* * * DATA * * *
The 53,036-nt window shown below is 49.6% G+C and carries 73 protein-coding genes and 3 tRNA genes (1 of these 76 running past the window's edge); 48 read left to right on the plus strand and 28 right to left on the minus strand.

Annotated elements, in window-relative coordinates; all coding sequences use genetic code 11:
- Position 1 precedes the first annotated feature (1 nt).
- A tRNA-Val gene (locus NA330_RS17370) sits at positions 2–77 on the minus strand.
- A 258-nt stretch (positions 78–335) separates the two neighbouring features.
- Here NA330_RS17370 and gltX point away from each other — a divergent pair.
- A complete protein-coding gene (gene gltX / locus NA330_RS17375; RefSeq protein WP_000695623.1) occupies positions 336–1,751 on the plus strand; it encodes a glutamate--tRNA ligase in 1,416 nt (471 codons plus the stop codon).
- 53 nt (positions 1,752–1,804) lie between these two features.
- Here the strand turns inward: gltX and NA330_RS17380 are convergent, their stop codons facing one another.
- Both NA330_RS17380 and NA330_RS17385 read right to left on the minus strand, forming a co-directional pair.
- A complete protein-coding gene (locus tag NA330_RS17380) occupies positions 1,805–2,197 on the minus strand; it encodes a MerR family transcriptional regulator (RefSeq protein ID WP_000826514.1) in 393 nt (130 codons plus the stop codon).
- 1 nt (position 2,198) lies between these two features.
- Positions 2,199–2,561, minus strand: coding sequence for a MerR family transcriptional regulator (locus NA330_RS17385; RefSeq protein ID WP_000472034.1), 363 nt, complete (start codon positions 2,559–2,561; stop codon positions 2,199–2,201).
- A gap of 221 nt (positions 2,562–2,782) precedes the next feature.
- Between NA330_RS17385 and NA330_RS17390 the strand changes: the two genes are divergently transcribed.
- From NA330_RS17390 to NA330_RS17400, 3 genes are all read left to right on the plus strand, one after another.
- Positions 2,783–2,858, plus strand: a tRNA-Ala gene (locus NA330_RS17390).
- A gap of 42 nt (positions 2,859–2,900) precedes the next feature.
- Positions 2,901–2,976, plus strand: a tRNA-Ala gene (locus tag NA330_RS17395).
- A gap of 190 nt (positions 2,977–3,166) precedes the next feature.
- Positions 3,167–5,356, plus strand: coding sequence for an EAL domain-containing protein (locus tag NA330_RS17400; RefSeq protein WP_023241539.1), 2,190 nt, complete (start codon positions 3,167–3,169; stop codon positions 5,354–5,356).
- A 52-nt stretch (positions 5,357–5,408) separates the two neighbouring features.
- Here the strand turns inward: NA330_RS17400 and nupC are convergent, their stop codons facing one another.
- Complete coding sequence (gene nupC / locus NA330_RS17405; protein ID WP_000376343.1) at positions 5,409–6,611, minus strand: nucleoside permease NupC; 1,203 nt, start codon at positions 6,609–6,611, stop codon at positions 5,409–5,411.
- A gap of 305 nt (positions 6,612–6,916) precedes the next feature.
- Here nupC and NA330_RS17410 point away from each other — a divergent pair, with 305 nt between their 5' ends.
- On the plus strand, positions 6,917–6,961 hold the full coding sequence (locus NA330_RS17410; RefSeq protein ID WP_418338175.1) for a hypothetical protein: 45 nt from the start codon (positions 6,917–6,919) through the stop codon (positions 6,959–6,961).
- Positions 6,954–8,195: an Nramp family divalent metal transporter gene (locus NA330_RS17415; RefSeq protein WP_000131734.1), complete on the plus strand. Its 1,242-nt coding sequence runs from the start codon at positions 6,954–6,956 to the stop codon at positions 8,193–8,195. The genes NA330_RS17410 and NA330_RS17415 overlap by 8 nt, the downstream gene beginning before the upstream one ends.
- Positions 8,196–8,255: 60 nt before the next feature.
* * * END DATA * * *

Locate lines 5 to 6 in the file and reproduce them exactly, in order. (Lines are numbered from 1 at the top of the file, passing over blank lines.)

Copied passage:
- A 258-nt stretch (positions 78–335) separates the two neighbouring features.
- Here NA330_RS17370 and gltX point away from each other — a divergent pair.